Editing iMessages can keep abuse victims protected


Editing iMessages was one of the new features introduced by Apple in iOS 16, along with the ability to completely ‘unsend’ a message. While these are long-awaited features which will be welcomed by most, some have expressed concern about the potential for abuse.

Fortunately, it would be easy for Apple to solve this problem in a way that works for all, and I have a few suggestions for how this might be achieved …


One of the most annoying things about sending an iMessage is immediately spotting a typo as soon as you send it – the app so far hasn’t offered any way to edit or delete the message. This contrasts with many competing apps, which typically offer one or both features.

Apple has fixed this in iOS 16, offering the ability to edit a message after sending, or completely unsend it. The former is most useful to correct typos, the latter when you inadvertently sent a message to the wrong thread – or made such a hash of communicating something that it’s better to start again!

Both features are obviously beneficial most of the time, but there is one situation in which they could be harmful: when someone is sending messages to abuse or harrass the recipient. In those cases, the abuser could send a nasty message, wait until it has been seen, and then delete it, or edit it to say something innocuous. This was the concern raised by an attorney who represents abuse victims.

As an advocate for survivors of sexual harassment and sexual assault, this new feature – in particular the significant amount of time allowed to edit or delete messages – will expose victims of violence to additional harassment and bullying as the perpetrator will take advantage of these
tools to send harmful content knowing they can destroy evidence of their misconduct.

Existing protections

Apple already incorporates two protections into the system. When a message is unsent, a record will remain in the thread stating that a message was deleted. When a message is edited, it will be marked as such, so there is evidence that a previous version existed.

Additionally, a message can only be edited within 15 minutes of sending.

Some also point out that a victim can screenshot unwanted messages to provide lasting evidence, but not all non-techy iPhone owners will know how to do this, and it doesn’t provide the same quality of legal evidence as the actual message thread. Additionally, an abuser might be sat there waiting for the delivered/read indicator, and delete it before it can be screengrabbed.

Suggested safeguard for deleting or editing iMessages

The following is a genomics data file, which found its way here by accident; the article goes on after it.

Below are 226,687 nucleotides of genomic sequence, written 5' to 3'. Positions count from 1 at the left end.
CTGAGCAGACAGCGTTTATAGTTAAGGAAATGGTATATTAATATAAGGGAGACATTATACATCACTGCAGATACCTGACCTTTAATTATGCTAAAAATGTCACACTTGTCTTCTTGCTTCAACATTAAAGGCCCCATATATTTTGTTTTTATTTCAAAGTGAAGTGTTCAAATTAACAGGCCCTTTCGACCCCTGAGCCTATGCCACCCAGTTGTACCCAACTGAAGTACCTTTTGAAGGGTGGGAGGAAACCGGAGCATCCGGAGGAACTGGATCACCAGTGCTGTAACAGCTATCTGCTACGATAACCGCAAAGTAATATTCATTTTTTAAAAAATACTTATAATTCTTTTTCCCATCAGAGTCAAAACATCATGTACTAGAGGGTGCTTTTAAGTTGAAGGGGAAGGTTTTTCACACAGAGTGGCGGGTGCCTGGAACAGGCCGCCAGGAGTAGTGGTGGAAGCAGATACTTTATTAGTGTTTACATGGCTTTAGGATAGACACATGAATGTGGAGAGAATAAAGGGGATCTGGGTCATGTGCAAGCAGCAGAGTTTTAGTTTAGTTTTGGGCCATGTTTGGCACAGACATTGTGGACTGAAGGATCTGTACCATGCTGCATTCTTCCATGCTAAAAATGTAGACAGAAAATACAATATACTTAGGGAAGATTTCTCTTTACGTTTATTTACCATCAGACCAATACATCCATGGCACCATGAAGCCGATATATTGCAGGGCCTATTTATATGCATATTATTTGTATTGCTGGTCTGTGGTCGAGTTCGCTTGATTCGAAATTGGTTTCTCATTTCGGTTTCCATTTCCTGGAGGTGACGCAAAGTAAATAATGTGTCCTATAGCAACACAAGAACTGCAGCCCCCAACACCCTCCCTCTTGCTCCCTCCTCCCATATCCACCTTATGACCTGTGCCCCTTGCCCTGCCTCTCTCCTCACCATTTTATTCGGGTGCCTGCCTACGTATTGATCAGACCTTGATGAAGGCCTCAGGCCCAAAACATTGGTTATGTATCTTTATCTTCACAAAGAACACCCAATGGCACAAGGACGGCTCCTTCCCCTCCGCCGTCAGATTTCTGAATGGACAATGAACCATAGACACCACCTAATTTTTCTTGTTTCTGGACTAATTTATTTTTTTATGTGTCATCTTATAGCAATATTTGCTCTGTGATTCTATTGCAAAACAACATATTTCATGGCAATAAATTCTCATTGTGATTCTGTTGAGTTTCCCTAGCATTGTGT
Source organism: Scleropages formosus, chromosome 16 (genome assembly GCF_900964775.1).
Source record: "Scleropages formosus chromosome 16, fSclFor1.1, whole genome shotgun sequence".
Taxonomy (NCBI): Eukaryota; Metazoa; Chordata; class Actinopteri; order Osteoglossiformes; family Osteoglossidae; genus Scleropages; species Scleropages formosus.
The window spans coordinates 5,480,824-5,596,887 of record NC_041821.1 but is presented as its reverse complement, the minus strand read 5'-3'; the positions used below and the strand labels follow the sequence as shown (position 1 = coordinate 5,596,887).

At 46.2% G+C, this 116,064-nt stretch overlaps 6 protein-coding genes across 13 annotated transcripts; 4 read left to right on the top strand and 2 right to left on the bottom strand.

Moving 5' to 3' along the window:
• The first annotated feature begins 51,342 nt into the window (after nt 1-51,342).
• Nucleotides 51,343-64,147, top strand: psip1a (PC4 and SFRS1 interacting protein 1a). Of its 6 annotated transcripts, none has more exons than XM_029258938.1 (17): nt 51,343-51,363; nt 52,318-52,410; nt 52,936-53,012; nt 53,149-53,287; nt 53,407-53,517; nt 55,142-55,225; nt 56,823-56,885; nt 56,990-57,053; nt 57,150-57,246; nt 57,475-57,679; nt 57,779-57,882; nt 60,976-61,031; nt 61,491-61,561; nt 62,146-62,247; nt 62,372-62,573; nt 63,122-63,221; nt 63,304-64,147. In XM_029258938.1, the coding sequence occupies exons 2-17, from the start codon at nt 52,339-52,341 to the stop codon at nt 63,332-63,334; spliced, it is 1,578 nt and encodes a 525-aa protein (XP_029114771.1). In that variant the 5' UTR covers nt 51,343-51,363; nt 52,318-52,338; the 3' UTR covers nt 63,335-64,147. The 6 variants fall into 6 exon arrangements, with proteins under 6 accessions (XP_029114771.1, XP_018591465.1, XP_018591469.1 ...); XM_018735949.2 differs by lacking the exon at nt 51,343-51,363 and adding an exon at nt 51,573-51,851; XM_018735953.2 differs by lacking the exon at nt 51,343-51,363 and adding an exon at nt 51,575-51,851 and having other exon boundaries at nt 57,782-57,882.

I’d propose a simple Settings toggle for abuse victims, or anyone else wanting a full record of what was sent. Call it ‘Save edited/deleted messages.’

It would work like this:

Deleted iMessages

With the toggle activated, the deleted message would be retained, with a note saying “The sender tried to delete this message.”

Edited iMessages

With the toggle activated, the original message would be shown followed by the edit:

Remember that I know where you live [Original message]

We’ll have to agree to disagree [Edited message]

Automatic activation with Safety Check

Apple has already announced one safety feature for those at risk of domestic violence, known as Safety Check.

Within Safety Check, users quickly turn off others’ access to their information. There is an Emergency Reset button to immediately reset access for all people and apps, and review account security. There’s also Manage Sharing & Access, which allows a user to customize which people and apps can access their information. Safety Check in iOS 16 allows users to easily cut ties from their partner they’ve been previously sharing information with.

It would make sense to integrate the two, so that this messaging protection toggle is automatically activated when someone uses the Safety Check feature.

A stronger protection would be retroactive activation

Not all abuse victims will be expecting unpleasant messages. An additional layer of protection here would be to allow anyone to reveal edited and unsent messages by long-pressing on the edited message, or unsent notification.

This would be a win-win

In this way, we’d all retain the benefits of the new features, while abuse or harassment victims would be properly protected, with a full record of the messages they were sent.

Some might object that anyone could enable the toggle for trolling or embarrassment purposes, but it should be noted that the ability to edit or recall a message is only a convenience function – it’s not a guaranteed way to avoid embarrassment. There are third-party apps which will show deleted or edited messages in apps like WhatsApp, and the contents of messages may be visible in notifications. So the ability to edit or delete a message is simply a means to keep things tidy.

In any case, someone being embarrassed by a messaging mistake is clearly the lesser evil here.

That’s my view – what about yours? Please take our poll, and share your thoughts in the comments.

Photo: Danie Franco/Unsplash

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